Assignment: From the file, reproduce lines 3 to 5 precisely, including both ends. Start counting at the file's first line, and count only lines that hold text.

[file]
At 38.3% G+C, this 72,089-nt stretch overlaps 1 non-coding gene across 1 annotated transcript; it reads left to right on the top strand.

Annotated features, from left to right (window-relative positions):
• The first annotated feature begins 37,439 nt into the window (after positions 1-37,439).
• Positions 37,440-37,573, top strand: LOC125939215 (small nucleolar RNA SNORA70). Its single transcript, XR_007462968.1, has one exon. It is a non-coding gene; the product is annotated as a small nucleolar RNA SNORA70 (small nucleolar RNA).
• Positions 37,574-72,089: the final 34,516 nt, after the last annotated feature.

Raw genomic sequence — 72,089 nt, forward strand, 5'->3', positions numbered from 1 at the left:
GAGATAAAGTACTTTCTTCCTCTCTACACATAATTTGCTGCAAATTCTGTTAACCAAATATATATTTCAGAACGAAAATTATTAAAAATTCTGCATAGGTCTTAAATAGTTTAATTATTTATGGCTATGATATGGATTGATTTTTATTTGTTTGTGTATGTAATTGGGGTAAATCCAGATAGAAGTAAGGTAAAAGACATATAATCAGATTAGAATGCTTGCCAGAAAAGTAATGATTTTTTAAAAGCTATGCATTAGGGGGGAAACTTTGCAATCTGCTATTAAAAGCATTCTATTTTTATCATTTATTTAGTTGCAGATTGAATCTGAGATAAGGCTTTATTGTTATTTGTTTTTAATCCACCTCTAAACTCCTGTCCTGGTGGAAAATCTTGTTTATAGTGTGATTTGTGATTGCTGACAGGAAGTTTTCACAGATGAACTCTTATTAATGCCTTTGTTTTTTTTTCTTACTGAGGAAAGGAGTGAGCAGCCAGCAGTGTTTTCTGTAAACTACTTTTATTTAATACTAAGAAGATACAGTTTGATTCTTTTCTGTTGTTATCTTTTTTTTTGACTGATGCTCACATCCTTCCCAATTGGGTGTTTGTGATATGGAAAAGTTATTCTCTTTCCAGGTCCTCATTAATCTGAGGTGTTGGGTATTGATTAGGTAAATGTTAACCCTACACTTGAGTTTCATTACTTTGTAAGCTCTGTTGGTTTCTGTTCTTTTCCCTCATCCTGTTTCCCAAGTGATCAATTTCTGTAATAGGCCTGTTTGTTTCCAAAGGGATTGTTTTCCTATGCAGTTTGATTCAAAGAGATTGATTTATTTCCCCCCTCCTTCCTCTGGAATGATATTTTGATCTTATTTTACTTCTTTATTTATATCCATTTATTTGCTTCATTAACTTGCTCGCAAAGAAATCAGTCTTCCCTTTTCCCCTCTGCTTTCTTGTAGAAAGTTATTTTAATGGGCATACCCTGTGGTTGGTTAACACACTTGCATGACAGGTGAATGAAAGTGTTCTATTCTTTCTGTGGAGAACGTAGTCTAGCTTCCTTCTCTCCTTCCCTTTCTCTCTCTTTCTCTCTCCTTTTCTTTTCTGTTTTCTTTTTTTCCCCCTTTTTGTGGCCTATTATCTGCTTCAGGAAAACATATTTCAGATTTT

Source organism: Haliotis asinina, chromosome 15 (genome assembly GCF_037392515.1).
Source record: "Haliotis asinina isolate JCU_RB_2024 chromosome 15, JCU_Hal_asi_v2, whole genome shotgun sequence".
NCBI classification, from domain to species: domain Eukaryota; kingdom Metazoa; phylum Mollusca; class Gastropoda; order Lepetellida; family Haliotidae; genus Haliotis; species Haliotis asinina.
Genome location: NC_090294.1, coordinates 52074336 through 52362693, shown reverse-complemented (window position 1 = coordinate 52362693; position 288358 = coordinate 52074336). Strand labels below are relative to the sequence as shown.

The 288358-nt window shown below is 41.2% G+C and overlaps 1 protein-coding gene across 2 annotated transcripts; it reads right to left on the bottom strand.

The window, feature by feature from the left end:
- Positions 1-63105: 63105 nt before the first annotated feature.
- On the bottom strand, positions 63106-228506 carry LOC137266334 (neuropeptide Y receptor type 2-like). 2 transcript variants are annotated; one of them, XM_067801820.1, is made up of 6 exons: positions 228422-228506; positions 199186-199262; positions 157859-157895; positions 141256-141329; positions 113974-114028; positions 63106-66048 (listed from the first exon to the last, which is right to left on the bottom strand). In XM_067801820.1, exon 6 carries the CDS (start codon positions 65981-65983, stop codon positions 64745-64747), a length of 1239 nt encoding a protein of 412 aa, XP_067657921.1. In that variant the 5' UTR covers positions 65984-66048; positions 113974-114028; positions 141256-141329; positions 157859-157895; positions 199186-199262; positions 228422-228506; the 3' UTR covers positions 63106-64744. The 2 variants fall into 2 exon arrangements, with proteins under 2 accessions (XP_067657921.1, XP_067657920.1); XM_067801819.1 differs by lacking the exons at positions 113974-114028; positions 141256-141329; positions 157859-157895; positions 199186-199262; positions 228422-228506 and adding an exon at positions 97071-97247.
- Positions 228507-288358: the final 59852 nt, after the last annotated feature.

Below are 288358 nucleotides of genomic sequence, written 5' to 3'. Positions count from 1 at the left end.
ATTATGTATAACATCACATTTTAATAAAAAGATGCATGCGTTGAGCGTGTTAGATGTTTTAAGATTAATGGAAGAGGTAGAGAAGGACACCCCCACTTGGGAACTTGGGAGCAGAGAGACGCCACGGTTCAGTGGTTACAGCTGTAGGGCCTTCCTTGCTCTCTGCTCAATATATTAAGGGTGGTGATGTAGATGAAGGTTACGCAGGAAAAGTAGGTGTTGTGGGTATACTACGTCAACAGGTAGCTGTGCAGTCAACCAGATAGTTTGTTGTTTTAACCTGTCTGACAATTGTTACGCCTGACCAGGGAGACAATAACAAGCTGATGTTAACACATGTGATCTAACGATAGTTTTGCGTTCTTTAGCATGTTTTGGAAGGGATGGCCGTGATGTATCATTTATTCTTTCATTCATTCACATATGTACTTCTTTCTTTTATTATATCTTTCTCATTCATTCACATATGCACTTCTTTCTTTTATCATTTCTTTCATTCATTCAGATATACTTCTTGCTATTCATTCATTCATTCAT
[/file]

• The first annotated feature begins 37,439 nt into the window (after positions 1-37,439).
• Positions 37,440-37,573, top strand: LOC125939215 (small nucleolar RNA SNORA70). Its single transcript, XR_007462968.1, has one exon. It is a non-coding gene; the product is annotated as a small nucleolar RNA SNORA70 (small nucleolar RNA).
• Positions 37,574-72,089: the final 34,516 nt, after the last annotated feature.